157. Tell family about your job search
  158. Stay in touch with updates until you stop looking
  159. Volunteer your work skills to get experience
  160. Don’t flirt in interviews
  161. Keep your job search secret if you’re employed
  162. Use a dedicated job search email address
  163. Don’t use your personal email address for job search
  164. Respond to job ads with point-by-point cover letters
  165. Know your market value before talking salary
  166. Aim for multiple job offers
  167. Don’t send out more resumes than you can track
  168. Connect with targeted companies on social media
  169. Spellcheck your resume
  170. Get someone else to proofread your resume
  171. Get someone else to proofread your LinkedIn profile
  172. Only apply to companies you’ve researched
  173. Only apply to companies where you have the recruiter’s contact information
  174. Email recruiters with attention-getting subject lines
  175. Keep work jargon to a minimum for HR
  176. Remember names by using them out loud repeatedly
  177. Freelance consult on the side while looking
  178. Be ready to justify resume gaps
  179. Ignore spam titled “I would like to offer you a job!”
  180. Date your resume in the footer
  181. Treat job interviews like company consults
  182. Check if past bosses want you back
  183. Say you’ll follow up and do it
  184. Make a work portfolio
  185. Resumes should include language proficiency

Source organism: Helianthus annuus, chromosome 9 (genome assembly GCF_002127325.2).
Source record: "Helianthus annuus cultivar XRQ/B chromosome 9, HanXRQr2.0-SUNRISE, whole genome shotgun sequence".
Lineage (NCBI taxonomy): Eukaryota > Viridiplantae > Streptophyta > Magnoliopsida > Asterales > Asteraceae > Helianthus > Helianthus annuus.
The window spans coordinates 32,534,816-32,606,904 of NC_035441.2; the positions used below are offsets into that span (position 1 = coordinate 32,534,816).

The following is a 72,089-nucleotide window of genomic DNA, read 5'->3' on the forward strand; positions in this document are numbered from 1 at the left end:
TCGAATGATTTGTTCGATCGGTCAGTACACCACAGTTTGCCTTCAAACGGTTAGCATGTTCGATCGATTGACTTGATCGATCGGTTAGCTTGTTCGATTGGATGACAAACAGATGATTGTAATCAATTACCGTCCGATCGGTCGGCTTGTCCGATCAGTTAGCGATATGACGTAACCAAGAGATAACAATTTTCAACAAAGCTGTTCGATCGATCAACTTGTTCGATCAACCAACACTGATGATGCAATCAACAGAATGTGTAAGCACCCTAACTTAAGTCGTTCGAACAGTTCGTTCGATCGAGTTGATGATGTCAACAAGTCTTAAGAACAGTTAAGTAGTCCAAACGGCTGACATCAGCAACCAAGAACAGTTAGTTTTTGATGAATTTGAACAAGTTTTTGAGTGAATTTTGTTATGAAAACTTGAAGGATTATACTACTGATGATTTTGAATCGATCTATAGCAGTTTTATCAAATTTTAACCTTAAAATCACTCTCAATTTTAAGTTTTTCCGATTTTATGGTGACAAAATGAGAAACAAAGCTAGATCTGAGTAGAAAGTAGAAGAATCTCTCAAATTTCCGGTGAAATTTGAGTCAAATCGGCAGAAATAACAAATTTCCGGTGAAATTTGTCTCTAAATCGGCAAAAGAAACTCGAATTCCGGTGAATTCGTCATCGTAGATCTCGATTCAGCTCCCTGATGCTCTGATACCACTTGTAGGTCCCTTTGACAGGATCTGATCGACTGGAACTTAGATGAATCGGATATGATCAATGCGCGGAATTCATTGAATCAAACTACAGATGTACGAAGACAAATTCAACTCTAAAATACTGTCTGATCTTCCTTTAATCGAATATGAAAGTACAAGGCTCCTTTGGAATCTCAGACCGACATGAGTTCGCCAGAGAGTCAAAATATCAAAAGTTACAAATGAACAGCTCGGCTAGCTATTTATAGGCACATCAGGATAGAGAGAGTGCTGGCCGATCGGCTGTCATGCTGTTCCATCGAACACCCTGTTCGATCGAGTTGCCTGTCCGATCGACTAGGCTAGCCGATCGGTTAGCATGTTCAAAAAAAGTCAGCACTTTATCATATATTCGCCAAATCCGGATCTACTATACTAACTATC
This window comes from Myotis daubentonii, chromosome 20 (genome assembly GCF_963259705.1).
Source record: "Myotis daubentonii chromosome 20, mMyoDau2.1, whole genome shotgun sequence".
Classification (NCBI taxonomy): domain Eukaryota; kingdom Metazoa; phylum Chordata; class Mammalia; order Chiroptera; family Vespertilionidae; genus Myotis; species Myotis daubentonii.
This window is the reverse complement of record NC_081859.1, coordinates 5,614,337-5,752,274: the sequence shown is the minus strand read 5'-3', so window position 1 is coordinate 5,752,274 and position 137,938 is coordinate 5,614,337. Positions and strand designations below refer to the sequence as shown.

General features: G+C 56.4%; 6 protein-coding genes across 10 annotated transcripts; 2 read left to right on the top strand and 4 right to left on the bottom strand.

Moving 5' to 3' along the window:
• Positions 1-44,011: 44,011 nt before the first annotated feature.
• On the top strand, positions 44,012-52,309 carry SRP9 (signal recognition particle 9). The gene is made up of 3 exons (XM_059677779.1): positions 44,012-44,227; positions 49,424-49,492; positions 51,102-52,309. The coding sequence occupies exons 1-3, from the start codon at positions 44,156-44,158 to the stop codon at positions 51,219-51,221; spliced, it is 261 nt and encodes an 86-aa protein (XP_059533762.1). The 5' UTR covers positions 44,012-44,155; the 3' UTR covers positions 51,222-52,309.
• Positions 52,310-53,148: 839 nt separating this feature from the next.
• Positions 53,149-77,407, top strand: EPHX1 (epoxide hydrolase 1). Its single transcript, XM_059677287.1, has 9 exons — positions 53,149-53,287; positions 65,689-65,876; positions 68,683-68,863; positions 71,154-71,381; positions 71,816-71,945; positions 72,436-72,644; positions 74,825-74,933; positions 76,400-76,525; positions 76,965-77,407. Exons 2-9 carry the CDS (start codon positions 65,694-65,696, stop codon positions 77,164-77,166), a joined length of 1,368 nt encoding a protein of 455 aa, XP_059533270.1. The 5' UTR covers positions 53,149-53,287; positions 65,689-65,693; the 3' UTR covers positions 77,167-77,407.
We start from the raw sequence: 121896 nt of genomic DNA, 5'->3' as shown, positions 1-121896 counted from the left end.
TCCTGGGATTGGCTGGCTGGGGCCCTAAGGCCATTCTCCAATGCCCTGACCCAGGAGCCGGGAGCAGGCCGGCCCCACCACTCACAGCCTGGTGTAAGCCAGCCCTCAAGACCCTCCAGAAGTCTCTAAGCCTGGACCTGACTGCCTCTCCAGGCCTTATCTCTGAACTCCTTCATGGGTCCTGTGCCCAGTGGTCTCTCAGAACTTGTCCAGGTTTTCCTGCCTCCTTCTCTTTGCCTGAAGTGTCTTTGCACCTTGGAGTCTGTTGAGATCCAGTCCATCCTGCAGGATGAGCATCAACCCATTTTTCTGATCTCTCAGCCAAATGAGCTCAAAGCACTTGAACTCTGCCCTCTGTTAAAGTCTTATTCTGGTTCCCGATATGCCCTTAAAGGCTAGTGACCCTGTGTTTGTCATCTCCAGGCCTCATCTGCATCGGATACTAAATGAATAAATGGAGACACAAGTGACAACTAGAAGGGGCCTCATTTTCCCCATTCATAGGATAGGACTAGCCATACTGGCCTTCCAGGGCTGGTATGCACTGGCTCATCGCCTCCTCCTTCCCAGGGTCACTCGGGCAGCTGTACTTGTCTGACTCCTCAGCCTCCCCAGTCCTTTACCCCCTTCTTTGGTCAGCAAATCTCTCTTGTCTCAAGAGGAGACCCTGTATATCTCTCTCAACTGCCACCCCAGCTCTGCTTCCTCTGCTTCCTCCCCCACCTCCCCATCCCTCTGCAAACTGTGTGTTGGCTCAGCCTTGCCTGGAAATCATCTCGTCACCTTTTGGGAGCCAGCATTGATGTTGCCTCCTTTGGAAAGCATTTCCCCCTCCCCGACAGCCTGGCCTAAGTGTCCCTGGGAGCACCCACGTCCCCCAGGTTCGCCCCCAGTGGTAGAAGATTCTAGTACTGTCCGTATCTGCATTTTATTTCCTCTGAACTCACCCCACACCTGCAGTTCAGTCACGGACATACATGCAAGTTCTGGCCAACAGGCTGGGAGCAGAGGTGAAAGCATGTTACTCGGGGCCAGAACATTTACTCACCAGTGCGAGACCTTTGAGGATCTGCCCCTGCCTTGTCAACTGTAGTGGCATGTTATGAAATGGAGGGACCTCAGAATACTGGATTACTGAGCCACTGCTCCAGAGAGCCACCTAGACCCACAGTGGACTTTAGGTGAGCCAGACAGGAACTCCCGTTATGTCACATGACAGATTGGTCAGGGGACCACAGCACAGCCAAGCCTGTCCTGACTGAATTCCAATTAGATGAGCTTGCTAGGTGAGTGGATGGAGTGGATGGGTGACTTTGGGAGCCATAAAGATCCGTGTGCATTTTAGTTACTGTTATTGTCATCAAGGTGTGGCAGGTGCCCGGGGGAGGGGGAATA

186. Mention having other offers when it’s true
  187. Ask for interviews in cover letters
  188. If you’re not a good fit, give the job lead to someone who is
  189. Ask recruiters for resume feedback
  190. Prepare interview questions in advance
  191. Practice with questions they’re likely to ask
  192. Follow online job search forums where experts hang out
  193. Include relevant keywords in resumes
  194. Answer one work-related question online per day
  195. Know your weaknesses
  196. Know your strengths
  197. Follow forums where industry recruiters hang out
  198. Don’t blast resumes
  199. Don’t use resume distribution services
  200. Use a job search organizer
  201. Don’t spam recruiters
  202. Ask people how they found the job you want
  203. One page resumes are best
  204. Exercise regularly
  205. Sleep well
  206. Chase stress with a good laugh everyday
  207. A cover letter’s goal is to get your resumes read
  208. A resume’s goal is to get interview invites
  209. The more targeted a message, the more likely to be heard
  210. Every time of year is job search time of year
  211. Job listing language is the one to communicate in
  212. Newly-funded startups tend to hire
  213. Venture capitalists can recommend you for their portfolio companies
  214. Don’t do free work as part of the interview process
  215. Job interviews are about how you can help the employer, not vice-versa